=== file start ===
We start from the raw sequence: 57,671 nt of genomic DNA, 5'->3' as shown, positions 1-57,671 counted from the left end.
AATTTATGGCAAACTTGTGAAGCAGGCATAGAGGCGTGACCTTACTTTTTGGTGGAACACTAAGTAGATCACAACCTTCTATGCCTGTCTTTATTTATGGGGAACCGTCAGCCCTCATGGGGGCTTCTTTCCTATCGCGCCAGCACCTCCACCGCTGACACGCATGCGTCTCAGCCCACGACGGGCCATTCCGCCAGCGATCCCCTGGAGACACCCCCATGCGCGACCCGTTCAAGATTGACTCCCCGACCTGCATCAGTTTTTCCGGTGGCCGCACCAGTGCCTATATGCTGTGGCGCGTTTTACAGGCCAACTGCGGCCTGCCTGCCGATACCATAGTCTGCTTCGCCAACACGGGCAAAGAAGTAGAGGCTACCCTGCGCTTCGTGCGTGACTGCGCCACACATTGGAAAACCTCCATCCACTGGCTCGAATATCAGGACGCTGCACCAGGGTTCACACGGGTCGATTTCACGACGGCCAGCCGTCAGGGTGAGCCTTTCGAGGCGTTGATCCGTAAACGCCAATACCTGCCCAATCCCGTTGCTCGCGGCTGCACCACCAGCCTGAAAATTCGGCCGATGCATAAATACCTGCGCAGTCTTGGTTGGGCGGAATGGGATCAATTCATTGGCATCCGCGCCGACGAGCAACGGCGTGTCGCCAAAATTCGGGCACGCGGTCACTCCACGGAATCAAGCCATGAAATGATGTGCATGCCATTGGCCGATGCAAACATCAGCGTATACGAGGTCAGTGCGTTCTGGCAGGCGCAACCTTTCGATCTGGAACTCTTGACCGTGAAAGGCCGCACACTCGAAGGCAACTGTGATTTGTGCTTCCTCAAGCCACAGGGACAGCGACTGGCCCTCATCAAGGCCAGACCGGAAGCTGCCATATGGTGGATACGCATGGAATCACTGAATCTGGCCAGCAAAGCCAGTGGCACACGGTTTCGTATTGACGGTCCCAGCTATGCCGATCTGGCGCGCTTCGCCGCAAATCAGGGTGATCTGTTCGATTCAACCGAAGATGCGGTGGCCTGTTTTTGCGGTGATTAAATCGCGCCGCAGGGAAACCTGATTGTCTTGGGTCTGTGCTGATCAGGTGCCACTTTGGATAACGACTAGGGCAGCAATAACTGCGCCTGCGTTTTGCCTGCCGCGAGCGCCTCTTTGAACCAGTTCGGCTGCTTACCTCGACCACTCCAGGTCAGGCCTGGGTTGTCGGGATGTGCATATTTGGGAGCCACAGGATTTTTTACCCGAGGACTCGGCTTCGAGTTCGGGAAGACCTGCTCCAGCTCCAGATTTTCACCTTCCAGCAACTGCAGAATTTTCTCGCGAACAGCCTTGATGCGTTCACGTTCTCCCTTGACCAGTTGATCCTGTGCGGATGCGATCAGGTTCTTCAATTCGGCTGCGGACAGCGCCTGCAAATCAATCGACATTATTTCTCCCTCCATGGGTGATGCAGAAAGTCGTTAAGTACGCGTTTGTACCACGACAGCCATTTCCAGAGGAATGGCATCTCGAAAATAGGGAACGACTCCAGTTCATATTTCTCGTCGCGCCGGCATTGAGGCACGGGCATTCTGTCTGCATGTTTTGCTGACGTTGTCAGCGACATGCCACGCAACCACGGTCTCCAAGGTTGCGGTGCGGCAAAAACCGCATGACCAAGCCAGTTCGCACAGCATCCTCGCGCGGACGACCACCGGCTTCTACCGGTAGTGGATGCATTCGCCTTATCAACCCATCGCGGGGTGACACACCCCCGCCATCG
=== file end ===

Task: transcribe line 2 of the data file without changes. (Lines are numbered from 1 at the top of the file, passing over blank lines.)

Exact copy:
AATTTATGGCAAACTTGTGAAGCAGGCATAGAGGCGTGACCTTACTTTTTGGTGGAACACTAAGTAGATCACAACCTTCTATGCCTGTCTTTATTTATGGGGAACCGTCAGCCCTCATGGGGGCTTCTTTCCTATCGCGCCAGCACCTCCACCGCTGACACGCATGCGTCTCAGCCCACGACGGGCCATTCCGCCAGCGATCCCCTGGAGACACCCCCATGCGCGACCCGTTCAAGATTGACTCCCCGACCTGCATCAGTTTTTCCGGTGGCCGCACCAGTGCCTATATGCTGTGGCGCGTTTTACAGGCCAACTGCGGCCTGCCTGCCGATACCATAGTCTGCTTCGCCAACACGGGCAAAGAAGTAGAGGCTACCCTGCGCTTCGTGCGTGACTGCGCCACACATTGGAAAACCTCCATCCACTGGCTCGAATATCAGGACGCTGCACCAGGGTTCACACGGGTCGATTTCACGACGGCCAGCCGTCAGGGTGAGCCTTTCGAGGCGTTGATCCGTAAACGCCAATACCTGCCCAATCCCGTTGCTCGCGGCTGCACCACCAGCCTGAAAATTCGGCCGATGCATAAATACCTGCGCAGTCTTGGTTGGGCGGAATGGGATCAATTCATTGGCATCCGCGCCGACGAGCAACGGCGTGTCGCCAAAATTCGGGCACGCGGTCACTCCACGGAATCAAGCCATGAAATGATGTGCATGCCATTGGCCGATGCAAACATCAGCGTATACGAGGTCAGTGCGTTCTGGCAGGCGCAACCTTTCGATCTGGAACTCTTGACCGTGAAAGGCCGCACACTCGAAGGCAACTGTGATTTGTGCTTCCTCAAGCCACAGGGACAGCGACTGGCCCTCATCAAGGCCAGACCGGAAGCTGCCATATGGTGGATACGCATGGAATCACTGAATCTGGCCAGCAAAGCCAGTGGCACACGGTTTCGTATTGACGGTCCCAGCTATGCCGATCTGGCGCGCTTCGCCGCAAATCAGGGTGATCTGTTCGATTCAACCGAAGATGCGGTGGCCTGTTTTTGCGGTGATTAAATCGCGCCGCAGGGAAACCTGATTGTCTTGGGTCTGTGCTGATCAGGTGCCACTTTGGATAACGACTAGGGCAGCAATAACTGCGCCTGCGTTTTGCCTGCCGCGAGCGCCTCTTTGAACCAGTTCGGCTGCTTACCTCGACCACTCCAGGTCAGGCCTGGGTTGTCGGGATGTGCATATTTGGGAGCCACAGGATTTTTTACCCGAGGACTCGGCTTCGAGTTCGGGAAGACCTGCTCCAGCTCCAGATTTTCACCTTCCAGCAACTGCAGAATTTTCTCGCGAACAGCCTTGATGCGTTCACGTTCTCCCTTGACCAGTTGATCCTGTGCGGATGCGATCAGGTTCTTCAATTCGGCTGCGGACAGCGCCTGCAAATCAATCGACATTATTTCTCCCTCCATGGGTGATGCAGAAAGTCGTTAAGTACGCGTTTGTACCACGACAGCCATTTCCAGAGGAATGGCATCTCGAAAATAGGGAACGACTCCAGTTCATATTTCTCGTCGCGCCGGCATTGAGGCACGGGCATTCTGTCTGCATGTTTTGCTGACGTTGTCAGCGACATGCCACGCAACCACGGTCTCCAAGGTTGCGGTGCGGCAAAAACCGCATGACCAAGCCAGTTCGCACAGCATCCTCGCGCGGACGACCACCGGCTTCTACCGGTAGTGGATGCATTCGCCTTATCAACCCATCGCGGGGTGACACACCCCCGCCATCG